In the department of abdominal disease progress has been made, not only in this enormous extension of means of cure by operative methods, but also in the verification of diagnosis. The first recognition of a disease may be at a necropsy, but then usually by irresponsible pathologists; it is another matter when the physician himself comes under rebuke for failing to seize a way to cure, while the chance remained to him, by section of the abdomen during life. The abdomen is still "full of surprises"; and he who has most experience of this deceptive region will have least confidence in expressing positive opinions in particular cases of disease without operative investigation. Besides the attainments mentioned above, in respect of operative progress, many important revisions of older rule-of-thumb knowledge have come about, and not a few other substantial discoveries. Among the revisions may be adduced some addition to our knowledge of dyspepsia, attained by analytic investigations into the contents of the stomach at various stages of digestion, and by examining the passage of opaque substances through the primae vine by the Röntgen rays. Thus the defects, whether of this secretion or of that, and again of motor activity, the state of the valvular junctions, the volume of the cavities, and their position in the abdomen, may be ascertained, and dealt with as far as may be; so that, although the fluctuations of chemical digestion are still very obscure, the application of remedies after a mere traditional routine is no longer excusable. In our conceptions of the later stages of assimilation and of excretion, with the generation of poisons (auto-intoxication) in the intestinal tract, there is still much obscurity and much guess-work; yet in some directions positive knowledge has been gained, partly by the physiologist, partly by the physician himself. Of such are the better understanding of the functions of the liver in normal catabolism, in the neutralization of poisons absorbed from the intestines or elsewhere, in the causation of jaundice, and in diabetes [Bernhardt Naunyn (b. 1839) and F. W. Pavy]. Nor must we forget the unfolding of a new chapter of disease, in the nosology of the pancreas. In diabetes this organ seems to play a part which is not yet precisely determined; and one fell disease at least has been traced to a violent access of inflammation of this organ, caused perhaps by entry of foreign matters into its duct. The part of the pancreas in digestion also is better understood. The part of the spleen in the motley group of dyspepsias and anaemias, conspicuous as it often is, still remains very enigmatic.
The peritoneum is no longer regarded with awe as inviolable; by modern methods, if not as manageable as other lymphatic sacs, it is at any rate accessible enough without considerable risk to life. Not only in its bacteriological relations are the conditions of peritonitis recognized in its various kinds, but also the state known as "shock" turns out to be quasi-mechanical, and avoidable by measures belonging in considerable part to this category. .Thus, by the avoidance both of toxaemia and of shock, peritonitis and other dangers of the abdomen, such as strangulations or intussusceptions of the bowels, formerly desperate, can in many cases be dealt with safely and effectively.^ Olivas E, Jimenez C, Lopez A, Andres E, Sanchez Tarraga L. Reduction of the incidence of peritonitis in CAPD: effectiveness of heat sterilization of Safe.Lock connectors.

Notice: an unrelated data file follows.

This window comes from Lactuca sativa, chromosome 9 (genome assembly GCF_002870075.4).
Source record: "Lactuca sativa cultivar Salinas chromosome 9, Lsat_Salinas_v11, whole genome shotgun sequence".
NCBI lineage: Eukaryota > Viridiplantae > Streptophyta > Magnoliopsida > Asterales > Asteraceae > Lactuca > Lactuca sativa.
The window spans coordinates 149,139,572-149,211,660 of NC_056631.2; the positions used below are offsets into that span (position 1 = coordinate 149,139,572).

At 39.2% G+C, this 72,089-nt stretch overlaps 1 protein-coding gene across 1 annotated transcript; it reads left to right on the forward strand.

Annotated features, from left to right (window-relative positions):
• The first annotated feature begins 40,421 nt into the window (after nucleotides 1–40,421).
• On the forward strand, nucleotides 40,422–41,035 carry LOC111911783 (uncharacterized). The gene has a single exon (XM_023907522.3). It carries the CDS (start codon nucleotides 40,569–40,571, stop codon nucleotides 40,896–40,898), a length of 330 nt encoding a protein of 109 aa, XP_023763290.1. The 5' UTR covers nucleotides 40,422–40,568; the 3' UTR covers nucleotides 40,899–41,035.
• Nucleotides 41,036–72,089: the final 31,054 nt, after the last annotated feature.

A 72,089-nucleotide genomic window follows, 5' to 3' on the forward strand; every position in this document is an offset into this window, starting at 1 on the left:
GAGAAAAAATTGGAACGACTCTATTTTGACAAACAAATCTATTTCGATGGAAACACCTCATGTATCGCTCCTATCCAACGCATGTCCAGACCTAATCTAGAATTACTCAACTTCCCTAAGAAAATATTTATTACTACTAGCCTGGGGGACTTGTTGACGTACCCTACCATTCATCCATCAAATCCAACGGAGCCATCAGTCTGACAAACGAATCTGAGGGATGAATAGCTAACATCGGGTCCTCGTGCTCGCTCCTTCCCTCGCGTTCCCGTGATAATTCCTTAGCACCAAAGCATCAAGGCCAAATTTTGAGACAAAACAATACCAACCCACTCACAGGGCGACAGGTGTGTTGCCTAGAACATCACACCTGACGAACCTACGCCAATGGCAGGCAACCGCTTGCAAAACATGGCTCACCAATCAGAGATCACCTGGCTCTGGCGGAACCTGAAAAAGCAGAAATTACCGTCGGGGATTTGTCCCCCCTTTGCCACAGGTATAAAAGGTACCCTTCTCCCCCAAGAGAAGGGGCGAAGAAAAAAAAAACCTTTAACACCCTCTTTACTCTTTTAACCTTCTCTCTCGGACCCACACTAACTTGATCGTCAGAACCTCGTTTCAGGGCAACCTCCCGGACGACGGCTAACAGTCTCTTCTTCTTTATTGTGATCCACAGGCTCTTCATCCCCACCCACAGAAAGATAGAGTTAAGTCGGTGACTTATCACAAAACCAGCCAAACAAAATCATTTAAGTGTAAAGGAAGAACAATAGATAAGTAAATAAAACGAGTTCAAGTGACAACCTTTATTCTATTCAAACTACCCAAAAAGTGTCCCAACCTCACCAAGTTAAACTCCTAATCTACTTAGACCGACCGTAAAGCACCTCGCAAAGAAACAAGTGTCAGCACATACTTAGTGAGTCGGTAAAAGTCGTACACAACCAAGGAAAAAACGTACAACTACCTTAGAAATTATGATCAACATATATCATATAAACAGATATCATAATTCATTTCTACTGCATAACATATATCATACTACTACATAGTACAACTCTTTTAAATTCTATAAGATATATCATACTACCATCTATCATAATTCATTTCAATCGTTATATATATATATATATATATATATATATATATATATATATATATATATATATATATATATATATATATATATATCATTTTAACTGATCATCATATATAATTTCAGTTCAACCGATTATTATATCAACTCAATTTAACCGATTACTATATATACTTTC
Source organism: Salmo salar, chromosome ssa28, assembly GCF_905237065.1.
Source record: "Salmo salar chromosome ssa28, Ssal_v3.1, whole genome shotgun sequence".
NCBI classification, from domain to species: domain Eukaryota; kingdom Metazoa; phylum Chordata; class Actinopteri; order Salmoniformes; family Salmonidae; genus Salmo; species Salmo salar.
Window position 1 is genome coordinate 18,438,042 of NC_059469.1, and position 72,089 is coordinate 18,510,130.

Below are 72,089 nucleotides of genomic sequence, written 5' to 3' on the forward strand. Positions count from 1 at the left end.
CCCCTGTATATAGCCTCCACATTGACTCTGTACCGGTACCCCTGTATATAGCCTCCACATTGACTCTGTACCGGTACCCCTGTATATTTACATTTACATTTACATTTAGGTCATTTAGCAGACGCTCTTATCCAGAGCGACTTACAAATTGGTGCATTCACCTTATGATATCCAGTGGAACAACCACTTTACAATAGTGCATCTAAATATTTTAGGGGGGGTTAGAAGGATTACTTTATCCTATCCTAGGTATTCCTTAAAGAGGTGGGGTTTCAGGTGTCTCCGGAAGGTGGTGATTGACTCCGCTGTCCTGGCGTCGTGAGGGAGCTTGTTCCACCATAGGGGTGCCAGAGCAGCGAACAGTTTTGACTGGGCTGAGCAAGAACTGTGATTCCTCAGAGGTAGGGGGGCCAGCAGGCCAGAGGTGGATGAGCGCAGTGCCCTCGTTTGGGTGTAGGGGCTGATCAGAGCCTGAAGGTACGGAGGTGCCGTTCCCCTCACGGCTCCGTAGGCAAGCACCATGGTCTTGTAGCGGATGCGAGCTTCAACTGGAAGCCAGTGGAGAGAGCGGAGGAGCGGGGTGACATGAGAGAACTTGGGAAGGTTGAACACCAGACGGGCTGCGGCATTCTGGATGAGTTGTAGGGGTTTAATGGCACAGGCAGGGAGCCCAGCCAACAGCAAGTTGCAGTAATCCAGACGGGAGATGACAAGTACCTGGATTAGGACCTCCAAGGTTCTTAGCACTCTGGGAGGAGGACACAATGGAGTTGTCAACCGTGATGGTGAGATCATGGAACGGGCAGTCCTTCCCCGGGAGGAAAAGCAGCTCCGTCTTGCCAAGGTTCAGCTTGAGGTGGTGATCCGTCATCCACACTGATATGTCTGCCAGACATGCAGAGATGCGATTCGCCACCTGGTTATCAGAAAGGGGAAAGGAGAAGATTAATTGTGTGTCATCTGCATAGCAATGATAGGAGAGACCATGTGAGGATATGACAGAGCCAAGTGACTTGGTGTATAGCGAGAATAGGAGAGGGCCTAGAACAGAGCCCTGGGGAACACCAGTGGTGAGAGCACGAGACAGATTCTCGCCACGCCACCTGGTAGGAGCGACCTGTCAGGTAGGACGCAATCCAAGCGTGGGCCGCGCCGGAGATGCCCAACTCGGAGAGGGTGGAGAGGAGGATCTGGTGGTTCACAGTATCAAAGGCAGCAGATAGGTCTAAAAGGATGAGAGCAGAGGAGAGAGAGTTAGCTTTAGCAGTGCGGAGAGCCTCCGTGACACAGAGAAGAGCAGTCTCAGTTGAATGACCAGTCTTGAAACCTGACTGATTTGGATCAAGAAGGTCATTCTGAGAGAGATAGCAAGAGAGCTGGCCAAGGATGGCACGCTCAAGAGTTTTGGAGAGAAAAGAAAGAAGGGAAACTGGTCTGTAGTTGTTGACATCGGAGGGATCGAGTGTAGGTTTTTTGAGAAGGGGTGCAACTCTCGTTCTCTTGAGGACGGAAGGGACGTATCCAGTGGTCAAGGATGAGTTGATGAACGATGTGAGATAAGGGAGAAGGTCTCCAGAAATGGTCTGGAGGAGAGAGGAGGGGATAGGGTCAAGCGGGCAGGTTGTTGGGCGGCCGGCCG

• Morbidity and Mortality of Dialysis (CBM 93-4) 6 February 2010 12:34 UTC www.nlm.nih.gov [Source type: Academic]

Our knowledge of diseases of the kidneys has made no great advance since the time of Richard Bright. In the sphere of physiology and in the interpretation of associated arterial diseases much obscurity still remains; as, for instance, concerning the nature of the toxic substances which produce those bilateral changes in the kidneys which we call Bright's disease, and bring about the "uraemia" which is characteristic of it. Lardaceous disease, however, here and in other regions, now appears to be due to the specific toxins of pyogenetic micro-organisms. In stone of the kidney a great advance has been made in treatment by operative means, and the formation of these stones seems to recent observers to depend less upon constitutional bent (gout) than upon unhealthy local conditions of the passages, which in their turn again may be due to the action of microorganisms.
To Thomas Addison's descriptions of certain anaemias, and of the disease of the suprarenal capsules which bears his name, something has been added; and W. Hunter's researches on the severer anaemias are doing much to elucidate these subtle maladies. And on the influence of these inconspicuous bodies and of the pituitary body in sustaining arterial blood pressures physiologists have thrown some important light.